Sunday, 25 September 2011

PM Baburam Bhattarai adresses UN general assembly

How do you grade his speech? I found it as the general statement and many places, while trying to be more democratic, freedom fighter, loses the benefit of the country. Specially I have very strong disagreement in the final sentence of his speech. And, also not happy to support Palestine to be rather new country. In the interest of Nepalese people, it used to be the nicest decision if we remain "NEUTRAL" in this issue. We expect your thoughtful comments and feed back.....

Friday, 23 September 2011

Scientists: Particles appear to travel faster than light

  • NEW: Physics professor: "It's very, very remarkable if it's true"
  • The scientists' results indicate tiny particles traveled faster than the speed of light
  • They want other researchers to examine their findings
  • Neutrinos are subatomic particles, part of the elemental building blocks of the universe
(CNN) -- Scientists in Switzerland say an experiment appears to show that tiny particles traveled faster than the speed of light -- a result that would seem to defy the laws of nature.
The physicists say that neutrinos sent 730 kilometers (453.6 miles) underground between laboratories in Switzerland and Italy arrived a fraction of a second sooner than they should have, according to the speed of light.
The report was published Friday by a group of researchers working on the so-called Opera experiment, based at the European Organization for Nuclear Research (CERN) in Switzerland.
"This result comes as a complete surprise," report author Antonio Ereditato at the University of Bern, in Switzerland, said in a statement.
"After many months of studies and cross checks, we have not found any instrumental effect that could explain the result of the measurement."
The scientists on the Opera project would continue their research, he said, but "are also looking forward to independent measurements to fully assess the nature of this observation."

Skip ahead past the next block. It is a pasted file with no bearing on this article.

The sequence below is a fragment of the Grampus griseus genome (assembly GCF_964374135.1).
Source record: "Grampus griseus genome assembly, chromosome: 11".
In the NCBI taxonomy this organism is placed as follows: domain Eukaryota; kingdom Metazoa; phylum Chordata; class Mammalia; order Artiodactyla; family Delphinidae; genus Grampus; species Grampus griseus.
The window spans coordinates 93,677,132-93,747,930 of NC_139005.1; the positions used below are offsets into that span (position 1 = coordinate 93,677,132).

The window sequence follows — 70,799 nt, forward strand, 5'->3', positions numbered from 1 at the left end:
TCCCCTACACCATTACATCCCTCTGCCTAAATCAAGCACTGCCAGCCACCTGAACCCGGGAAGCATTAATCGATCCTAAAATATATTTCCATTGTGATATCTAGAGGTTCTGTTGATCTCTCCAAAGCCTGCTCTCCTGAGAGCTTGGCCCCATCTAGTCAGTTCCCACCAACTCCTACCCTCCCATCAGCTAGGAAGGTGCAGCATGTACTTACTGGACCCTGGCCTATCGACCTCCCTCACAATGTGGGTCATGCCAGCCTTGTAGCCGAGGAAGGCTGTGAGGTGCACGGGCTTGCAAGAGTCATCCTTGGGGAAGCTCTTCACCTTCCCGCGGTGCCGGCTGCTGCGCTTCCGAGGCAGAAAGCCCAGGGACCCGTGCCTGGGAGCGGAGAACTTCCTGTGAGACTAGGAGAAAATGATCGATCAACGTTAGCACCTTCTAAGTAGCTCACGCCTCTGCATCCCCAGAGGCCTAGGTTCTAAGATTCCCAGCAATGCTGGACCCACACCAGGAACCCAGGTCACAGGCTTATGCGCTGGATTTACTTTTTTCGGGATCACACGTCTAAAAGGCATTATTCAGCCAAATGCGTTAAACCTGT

The finding would seem to challenge Albert Einstein's special theory of relativity, and the long-established law of physics that nothing can exceed the speed of light.
"It is very, very remarkable if it's true," said Professor Neville Harnew, head of particle physics at Oxford University.
"If this proves to be correct, then it will revolutionize physics as we know it."
He will be among scientists from around the world tuning into a webcast seminar held by CERN Friday afternoon, to discuss what Harnew describes as an "ultra-exciting" development that has come "totally out of the blue."
The Opera team's result is based on the observation of more than 15,000 bunches of neutrinos sent between CERN and the Gran Sasso Laboratory in Italy. A neutrino is an electrically neutral subatomic particle, an elemental building block of the universe.
The physicists say the measurements of the distance and the time involved were performed with great precision, to nanosecond accuracy.
And the results seemed to show the neutrinos travel "at a velocity 20 parts per million above the speed of light, nature's cosmic speed limit."
Sergio Bertolucci, research director at CERN, said the Opera team followed good scientific practice by throwing open their findings to other scientists.
"When an experiment finds an apparently unbelievable result and can find no artifact of the measurement to account for it, it's normal procedure to invite broader scrutiny," he said.
"If this measurement is confirmed, it might change our view of physics, but we need to be sure that there are no other, more mundane, explanations. That will require independent measurements."
Ereditato said more research is needed.
"The potential impact on science is too large to draw immediate conclusions or attempt physics interpretations," he said. "My first reaction is that the neutrino is still surprising us with its mysteries."
Harnew said the new finding "cannot currently fit in the standard theories at all" and would have to be confirmed by another experiment -- to ensure there is no subtle systemic error at play -- before a discovery can be claimed.
And he cautions that "neutrino measurements are extremely difficult experiments," making it hard to verify results independently.
Neutrinos, which are emitted during the process of radioactive decay, have only a tiny mass and usually pass through matter without interacting with anything else, making them very hard to detect.
CERN is one of only a handful of laboratories capable of running an experiment like the Opera project, Harnew said. Other possible sites could be J-Parc in Japan, home of the multinational T2K project, and Fermilab in Illinois.
It was only recently discovered that neutrinos, which come in three types, can switch from one type to another. If they can indeed travel faster than mass-less particles, like light, then these mysterious particles will have done even more to turn the world of physics on its head.